Stains-All staining and Western immunoblotting were used to visualize the DSPP-derived proteins in the dentin of the Dspp-KO/D452A-Tg, Dspp-KO/normal-Tg, and WT mice. All the chromatographic fractions from the dentin extracts that might contain DSPP-related products were analyzed by SDS-PAGE with Stains-All staining (Fig. 2). In the extracts from the WT and Dspp-KO/normal-Tg mouse incisors, DSP (Fig. 2, hollow arrows) was clearly visualized by Stains-All, along with weak protein bands matching the migration rate of full-length DSPP (Fig. 2, dotted arrows). While large amounts of the full-length DSPP were observed in the Dspp-KO/D452A-Tg mice, protein bands matching the DSP were hardly detectable in the incisors of these mice. In the Dspp-null mice, no DSPP-related signals were observed.
In the Western immunoblotting analyses, DSP and DSPP were clearly detected in the dentin extracts from the WT, Dspp-KO/D452A-Tg and Dspp-KO/normal-Tg mice (Fig. 3). The ratios of DSP (hollow arrow) to DSPP (dotted arrow) varied dramatically between the samples from the Dspp-KO/D452A-Tg mice and the Dspp-KO/normal-Tg mice. The ratio of DSP to DSPP in the Dspp-KO/D452A-Tg mice was 1:10, while that in the Dspp-KO/normal-Tg mice was 15:1, indicating that the full-length form of DSPP in the former mice was ~150-fold greater than in the latter. The findings from both the Stains-All and Western immunoblotting analyses indicate that D452A substitution effectively blocked the proteolytic processing of DSPP in the mouse teeth.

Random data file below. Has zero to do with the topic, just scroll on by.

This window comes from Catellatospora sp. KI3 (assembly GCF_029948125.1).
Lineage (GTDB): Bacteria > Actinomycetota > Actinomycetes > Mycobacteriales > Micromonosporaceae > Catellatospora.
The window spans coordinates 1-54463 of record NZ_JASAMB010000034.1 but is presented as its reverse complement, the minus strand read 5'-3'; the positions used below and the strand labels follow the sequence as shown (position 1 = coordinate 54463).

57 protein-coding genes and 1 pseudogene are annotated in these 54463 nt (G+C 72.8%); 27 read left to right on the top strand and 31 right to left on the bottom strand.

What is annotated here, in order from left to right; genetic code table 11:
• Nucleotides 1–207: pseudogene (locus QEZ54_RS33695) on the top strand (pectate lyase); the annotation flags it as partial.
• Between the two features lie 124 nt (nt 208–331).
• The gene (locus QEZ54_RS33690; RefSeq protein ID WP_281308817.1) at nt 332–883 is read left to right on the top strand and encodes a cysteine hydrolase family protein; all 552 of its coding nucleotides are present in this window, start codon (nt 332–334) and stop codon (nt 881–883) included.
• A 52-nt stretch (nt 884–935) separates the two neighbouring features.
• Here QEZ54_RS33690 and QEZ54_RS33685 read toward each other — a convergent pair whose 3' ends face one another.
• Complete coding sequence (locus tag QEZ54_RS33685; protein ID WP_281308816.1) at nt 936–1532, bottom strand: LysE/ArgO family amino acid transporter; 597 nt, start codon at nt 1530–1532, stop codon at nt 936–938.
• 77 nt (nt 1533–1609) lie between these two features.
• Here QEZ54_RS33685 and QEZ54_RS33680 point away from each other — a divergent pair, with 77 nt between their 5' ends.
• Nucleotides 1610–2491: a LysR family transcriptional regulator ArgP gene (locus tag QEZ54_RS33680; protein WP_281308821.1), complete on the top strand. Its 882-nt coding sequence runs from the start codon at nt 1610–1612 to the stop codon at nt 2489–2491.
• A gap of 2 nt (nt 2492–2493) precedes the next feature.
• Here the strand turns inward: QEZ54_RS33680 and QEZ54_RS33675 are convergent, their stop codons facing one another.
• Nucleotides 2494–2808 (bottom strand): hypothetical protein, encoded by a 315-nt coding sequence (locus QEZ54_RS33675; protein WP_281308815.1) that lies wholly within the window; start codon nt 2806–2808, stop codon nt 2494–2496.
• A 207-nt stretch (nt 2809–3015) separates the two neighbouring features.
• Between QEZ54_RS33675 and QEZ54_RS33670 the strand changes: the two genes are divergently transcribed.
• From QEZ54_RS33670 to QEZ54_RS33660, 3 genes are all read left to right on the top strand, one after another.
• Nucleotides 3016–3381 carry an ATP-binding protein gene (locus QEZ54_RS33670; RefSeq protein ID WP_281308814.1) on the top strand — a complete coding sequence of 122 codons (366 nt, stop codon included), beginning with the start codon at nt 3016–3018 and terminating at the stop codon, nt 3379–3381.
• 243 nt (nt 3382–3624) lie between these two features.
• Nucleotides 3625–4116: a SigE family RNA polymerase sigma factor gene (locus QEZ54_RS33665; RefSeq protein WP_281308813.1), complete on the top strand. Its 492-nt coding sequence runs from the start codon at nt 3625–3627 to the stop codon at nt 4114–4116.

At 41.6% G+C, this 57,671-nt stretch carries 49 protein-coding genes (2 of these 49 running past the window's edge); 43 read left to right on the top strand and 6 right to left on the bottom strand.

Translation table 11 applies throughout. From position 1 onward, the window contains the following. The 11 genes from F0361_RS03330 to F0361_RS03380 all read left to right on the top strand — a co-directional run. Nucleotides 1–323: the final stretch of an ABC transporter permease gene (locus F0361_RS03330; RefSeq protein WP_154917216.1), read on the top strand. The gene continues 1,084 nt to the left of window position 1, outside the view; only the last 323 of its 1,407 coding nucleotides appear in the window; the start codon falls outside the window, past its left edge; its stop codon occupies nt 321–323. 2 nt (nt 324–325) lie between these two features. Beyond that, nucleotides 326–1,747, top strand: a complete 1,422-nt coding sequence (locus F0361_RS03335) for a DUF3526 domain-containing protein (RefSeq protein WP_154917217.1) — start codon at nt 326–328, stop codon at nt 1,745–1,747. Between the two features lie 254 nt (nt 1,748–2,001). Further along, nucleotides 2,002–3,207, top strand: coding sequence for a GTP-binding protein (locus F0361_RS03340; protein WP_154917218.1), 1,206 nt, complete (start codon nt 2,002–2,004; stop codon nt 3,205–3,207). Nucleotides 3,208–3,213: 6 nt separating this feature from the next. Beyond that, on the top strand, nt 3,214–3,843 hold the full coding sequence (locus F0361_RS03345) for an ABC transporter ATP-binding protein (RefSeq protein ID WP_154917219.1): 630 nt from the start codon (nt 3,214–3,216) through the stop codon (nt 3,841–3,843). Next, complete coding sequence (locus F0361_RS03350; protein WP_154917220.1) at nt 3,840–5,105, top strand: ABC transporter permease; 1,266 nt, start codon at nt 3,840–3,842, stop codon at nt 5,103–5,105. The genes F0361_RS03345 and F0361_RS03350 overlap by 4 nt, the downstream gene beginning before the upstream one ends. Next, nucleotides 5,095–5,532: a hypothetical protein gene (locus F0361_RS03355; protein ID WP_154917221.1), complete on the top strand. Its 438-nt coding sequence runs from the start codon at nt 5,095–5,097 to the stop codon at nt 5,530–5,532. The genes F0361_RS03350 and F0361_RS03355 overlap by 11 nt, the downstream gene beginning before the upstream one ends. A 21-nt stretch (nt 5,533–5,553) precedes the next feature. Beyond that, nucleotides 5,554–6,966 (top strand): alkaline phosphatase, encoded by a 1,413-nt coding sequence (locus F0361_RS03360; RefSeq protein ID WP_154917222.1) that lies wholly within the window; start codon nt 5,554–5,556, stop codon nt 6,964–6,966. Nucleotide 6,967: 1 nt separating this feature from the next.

Anti-DSP reactivity was observed in the odontoblasts and the dentin matrix of the WT, Dspp-KO/D452A-Tg, and Dspp-KO/normal-Tg mice (Fig. 4). In the matrix, the anti-DSP signals were primarily detected around the dentinal tubules in both the Dspp-KO/normal-Tg mice (Fig. 4C) and Dspp-KO/D452A-Tg mice (Fig. 4D). The presence of anti-DSP activity in the dentin matrix of the Dspp-KO/D452A-Tg mice indicated that the uncleaved DSPP, like its processed fragments, was also secreted into the ECM (Fig. 4D).
Plain x-ray radiography (Fig. 5, A–H) and μ-CT (Fig. 5, I–P) analyses were performed to reveal the dentin structure in the 3- and 6-month-old mice. These analyses showed enlarged pulp chambers with very thin dentin in the Dspp-KO mice (Fig. 5, B, F, J, and N). The expression of normal DSPP transgene fully rescued the defects of enlarged pulp and thin dentin in the Dspp KO mice (Fig. 5, C, G, K, and O), whereas the D452A-DSPP transgene failed to reverse the dentin defects of the Dspp-KO mice (Fig. 5, D, H, L, and P).